Real Talk: When Did You Stop Believing In Santa Claus?

Santa Claus is Dead

Look, Virgina, it’s hard to hang onto your youthful illusions these days. A Chicago anchorwoman recently got in trouble for announcing on air that there was no Santa Claus. We think finding out that St. Nick isn’t real from a newswoman is probably the worst way to find out about it, but then, we could be wrong. Compare it to some of these stories (and share your own).

Share This Post:
    • Breezy

      My parents never told us about Santa. I first heard about him at daycare, and I was like “Yeah, my presents come from my mom and dad. Thanks.”

      They always said it was because they didn’t want to lie to us. Which makes sense. If your parents lie to you for the first 5/10 years of your life about a fictional character, why would you trust them about something that actually matters?

      • Amanda

        Because it’s SANTA.

    • Nancy

      I never believed in the Easter Bunny or the Tooth Fairy. But my parents were verrry careful about me not finding out about Santa; they used to keep my presents in my grandparents basement and would wait until I fell asleep to go get them and put them under the tree, no matter how late that was.

      I think I was about 8 when my friend Amanda told me that she and her sister found all of their wrapped presents, tagged ‘From Santa’ in her parents closet. I still couldn’t believe it. I asked my mom and she said it was true; there is no Santa. I cried my eyes out, then I begged her to tell me it was all a joke and that he really was real even though I knew the truth now. She said it just because I asked her to and then hugged me as a continued crying like crazy for about an hour.

      My brother found out when he was a little kid when he tried to figure out how Santa could visit every kid in the world in one night. He even adjusted for time zones. Way to set the bar for me, bro.

      I wonder how the internet has changed it for kids?

    • Holly

      I’m pretty sure I was starting to get the idea already but in third grade my teacher announced to the class, out of the blue, “I hate to burst your bubbles but there is no Santa.” I remember the boy that I had a crush on started bawling. Everyone else just kind of shuffled about in their seats until she went on to our craft project of making porcupines on popsicle sticks.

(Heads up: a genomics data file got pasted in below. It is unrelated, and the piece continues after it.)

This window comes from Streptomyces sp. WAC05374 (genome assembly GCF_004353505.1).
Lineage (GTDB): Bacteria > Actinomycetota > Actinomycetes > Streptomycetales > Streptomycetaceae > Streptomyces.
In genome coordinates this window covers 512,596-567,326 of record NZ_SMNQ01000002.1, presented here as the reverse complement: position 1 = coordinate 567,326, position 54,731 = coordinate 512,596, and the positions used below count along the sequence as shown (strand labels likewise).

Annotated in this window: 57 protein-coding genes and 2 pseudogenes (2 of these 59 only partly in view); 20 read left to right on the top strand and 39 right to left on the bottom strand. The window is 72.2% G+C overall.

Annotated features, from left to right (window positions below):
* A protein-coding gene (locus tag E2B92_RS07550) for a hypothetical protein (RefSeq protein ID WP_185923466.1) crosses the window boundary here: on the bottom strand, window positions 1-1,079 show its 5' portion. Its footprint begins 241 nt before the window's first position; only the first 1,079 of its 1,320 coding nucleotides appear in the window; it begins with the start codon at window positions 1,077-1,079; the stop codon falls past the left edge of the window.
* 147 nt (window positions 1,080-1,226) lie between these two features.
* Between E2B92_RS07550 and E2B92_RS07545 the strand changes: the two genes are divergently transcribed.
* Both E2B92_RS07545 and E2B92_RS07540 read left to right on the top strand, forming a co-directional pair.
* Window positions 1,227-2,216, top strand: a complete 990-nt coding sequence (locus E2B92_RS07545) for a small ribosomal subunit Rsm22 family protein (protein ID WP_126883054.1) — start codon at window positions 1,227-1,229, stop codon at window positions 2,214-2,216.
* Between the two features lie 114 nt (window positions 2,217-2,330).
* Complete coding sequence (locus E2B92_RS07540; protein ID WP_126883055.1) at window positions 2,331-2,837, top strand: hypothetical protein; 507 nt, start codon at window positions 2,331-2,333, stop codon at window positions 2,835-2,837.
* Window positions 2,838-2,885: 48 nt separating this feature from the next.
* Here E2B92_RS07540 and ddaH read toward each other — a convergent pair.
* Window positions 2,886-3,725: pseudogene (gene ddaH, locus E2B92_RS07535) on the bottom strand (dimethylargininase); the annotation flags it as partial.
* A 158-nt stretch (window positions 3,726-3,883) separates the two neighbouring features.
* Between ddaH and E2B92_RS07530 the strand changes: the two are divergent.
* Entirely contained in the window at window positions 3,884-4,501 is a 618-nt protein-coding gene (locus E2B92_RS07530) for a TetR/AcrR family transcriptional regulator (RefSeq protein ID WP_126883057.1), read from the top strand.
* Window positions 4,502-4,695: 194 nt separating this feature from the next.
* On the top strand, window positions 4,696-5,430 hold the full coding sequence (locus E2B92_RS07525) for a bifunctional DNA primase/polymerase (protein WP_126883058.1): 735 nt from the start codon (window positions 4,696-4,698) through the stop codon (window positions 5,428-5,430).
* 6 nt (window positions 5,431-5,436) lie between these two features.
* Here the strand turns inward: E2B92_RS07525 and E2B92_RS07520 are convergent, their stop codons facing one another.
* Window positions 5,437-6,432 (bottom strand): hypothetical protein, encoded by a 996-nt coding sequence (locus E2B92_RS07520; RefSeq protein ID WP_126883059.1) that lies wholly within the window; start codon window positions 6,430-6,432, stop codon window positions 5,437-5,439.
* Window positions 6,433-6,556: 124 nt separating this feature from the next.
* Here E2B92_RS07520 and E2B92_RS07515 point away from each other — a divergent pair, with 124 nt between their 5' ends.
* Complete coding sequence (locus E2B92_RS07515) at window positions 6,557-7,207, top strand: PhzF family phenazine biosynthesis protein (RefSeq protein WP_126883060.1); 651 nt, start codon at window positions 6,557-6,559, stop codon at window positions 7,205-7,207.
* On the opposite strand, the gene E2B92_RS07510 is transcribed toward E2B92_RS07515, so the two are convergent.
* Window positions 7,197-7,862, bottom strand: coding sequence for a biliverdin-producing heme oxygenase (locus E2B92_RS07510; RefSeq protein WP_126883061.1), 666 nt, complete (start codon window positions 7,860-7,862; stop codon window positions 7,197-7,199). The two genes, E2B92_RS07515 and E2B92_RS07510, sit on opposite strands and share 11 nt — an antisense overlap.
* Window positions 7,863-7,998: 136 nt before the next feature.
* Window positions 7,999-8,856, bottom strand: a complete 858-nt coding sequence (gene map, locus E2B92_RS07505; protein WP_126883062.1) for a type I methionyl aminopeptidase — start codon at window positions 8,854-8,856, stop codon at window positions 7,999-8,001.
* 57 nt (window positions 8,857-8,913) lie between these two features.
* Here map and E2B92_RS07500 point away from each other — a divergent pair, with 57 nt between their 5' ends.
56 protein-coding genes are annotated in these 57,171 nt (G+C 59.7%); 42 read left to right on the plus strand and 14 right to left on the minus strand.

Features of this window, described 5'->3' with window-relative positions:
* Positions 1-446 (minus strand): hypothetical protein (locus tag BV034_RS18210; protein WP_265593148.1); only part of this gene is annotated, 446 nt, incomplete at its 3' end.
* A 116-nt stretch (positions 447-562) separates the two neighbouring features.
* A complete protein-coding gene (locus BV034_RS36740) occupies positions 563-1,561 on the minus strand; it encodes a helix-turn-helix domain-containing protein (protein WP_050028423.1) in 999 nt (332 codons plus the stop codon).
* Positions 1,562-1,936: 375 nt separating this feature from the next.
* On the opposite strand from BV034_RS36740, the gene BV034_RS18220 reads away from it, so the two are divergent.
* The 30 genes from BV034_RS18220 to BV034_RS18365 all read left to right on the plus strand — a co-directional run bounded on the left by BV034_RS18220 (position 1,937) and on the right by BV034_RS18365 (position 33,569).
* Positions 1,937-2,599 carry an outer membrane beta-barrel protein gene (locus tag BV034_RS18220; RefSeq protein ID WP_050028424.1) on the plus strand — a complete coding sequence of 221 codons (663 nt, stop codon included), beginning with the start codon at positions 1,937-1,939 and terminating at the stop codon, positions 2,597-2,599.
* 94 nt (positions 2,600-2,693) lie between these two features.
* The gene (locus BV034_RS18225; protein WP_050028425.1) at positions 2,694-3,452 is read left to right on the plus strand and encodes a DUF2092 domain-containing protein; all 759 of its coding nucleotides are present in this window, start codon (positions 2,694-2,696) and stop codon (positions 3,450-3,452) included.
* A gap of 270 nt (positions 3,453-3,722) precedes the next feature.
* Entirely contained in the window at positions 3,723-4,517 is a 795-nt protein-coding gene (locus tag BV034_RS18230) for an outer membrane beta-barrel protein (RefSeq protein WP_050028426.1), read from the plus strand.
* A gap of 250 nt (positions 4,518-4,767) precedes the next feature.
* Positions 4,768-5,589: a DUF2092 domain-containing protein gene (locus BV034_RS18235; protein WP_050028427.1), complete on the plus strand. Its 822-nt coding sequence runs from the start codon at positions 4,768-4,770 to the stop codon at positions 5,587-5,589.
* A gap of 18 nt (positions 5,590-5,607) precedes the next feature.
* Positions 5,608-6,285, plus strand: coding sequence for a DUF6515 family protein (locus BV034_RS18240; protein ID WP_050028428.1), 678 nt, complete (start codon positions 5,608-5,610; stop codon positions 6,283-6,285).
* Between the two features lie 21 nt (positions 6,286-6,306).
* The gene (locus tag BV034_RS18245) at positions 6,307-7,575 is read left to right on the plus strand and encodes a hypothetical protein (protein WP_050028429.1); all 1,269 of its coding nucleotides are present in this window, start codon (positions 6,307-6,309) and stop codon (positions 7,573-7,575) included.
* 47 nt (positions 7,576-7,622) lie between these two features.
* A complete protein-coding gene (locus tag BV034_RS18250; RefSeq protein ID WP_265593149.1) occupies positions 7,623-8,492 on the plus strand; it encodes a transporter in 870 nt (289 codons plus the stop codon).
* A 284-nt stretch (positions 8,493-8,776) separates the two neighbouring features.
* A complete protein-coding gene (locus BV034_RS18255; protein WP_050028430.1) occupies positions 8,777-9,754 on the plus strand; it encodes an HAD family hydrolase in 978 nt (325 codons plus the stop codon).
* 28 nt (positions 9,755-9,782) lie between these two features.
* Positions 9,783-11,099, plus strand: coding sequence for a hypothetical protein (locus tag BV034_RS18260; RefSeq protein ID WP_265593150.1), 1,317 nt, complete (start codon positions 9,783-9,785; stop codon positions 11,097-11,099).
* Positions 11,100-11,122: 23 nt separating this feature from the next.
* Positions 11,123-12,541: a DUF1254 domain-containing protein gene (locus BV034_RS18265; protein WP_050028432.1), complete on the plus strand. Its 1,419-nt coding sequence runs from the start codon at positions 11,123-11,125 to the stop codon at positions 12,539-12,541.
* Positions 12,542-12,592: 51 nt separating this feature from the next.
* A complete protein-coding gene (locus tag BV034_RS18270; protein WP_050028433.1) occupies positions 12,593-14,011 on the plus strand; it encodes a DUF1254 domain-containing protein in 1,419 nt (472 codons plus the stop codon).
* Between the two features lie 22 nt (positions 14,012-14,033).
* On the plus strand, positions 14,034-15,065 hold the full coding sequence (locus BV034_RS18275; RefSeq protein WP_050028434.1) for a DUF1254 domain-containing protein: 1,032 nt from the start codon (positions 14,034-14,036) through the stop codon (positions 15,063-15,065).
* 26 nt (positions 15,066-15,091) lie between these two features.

• Samantha

      I don’t know how I found out, but I remember I held on to the belief for a long time even after I had an inkling. But it all came crashing down one night before Christmas. I was apparently really mad at my mom (for what I don’t remember) and I stormed up the stairs stomping to my room. When I got there, I yelled at the top of my lungs “I know you guys area Santa!!!” and slammed my door. It was probably the most hilarious temper tantrum ever.

      I’m 22 now though (and my youngest sibling is 18) and Santa still comes to our house.

    • Fabel

      I think I was a half-step away from being embarrassingly old when I found out, like maybe 9 or ten? And I guess I worryingly gave no signs of skepticism because I remember it was my mom who decided to plant a seed by pointing out how similiar Santa’s handwriting was to my grandma’s. And even after that, I still believed in the Easter bunny and tooth fairy with an air of desperation (“BUT-BUT-BUT *crying* THOSE THINGS ARE REAL RIGHT, EVEN THOUGH SANTA’S NOT? RIGHT????”)

    • Arnie

      I don’t think I ever had a sudden revelation about Santa, so much as a gradual realisation. I definitely knew when I started school, because Santa was afar more stingy with our presents than my friends. Clearly if Santa really did exist, he would give all kids equal amounts of gifts, right? My mother has always been of the opinion that Santa shouldn’t get all the credit for her hard work of figuring out what to get everyone.

      To this day we do still do small stockings for everyone, as a way to give the early risers some chocolate to dig into before everyone is up and about (and home) for presents.

      I must have definitely believed at some point, because at the age of about three, we were going to be staying at my uncle’s farm, and I was terrified that Santa wouldn’t know where we were, and not be able to give us our presents. My mum still has the note I insisted on taping to the window, explaining where we were.

    • Lily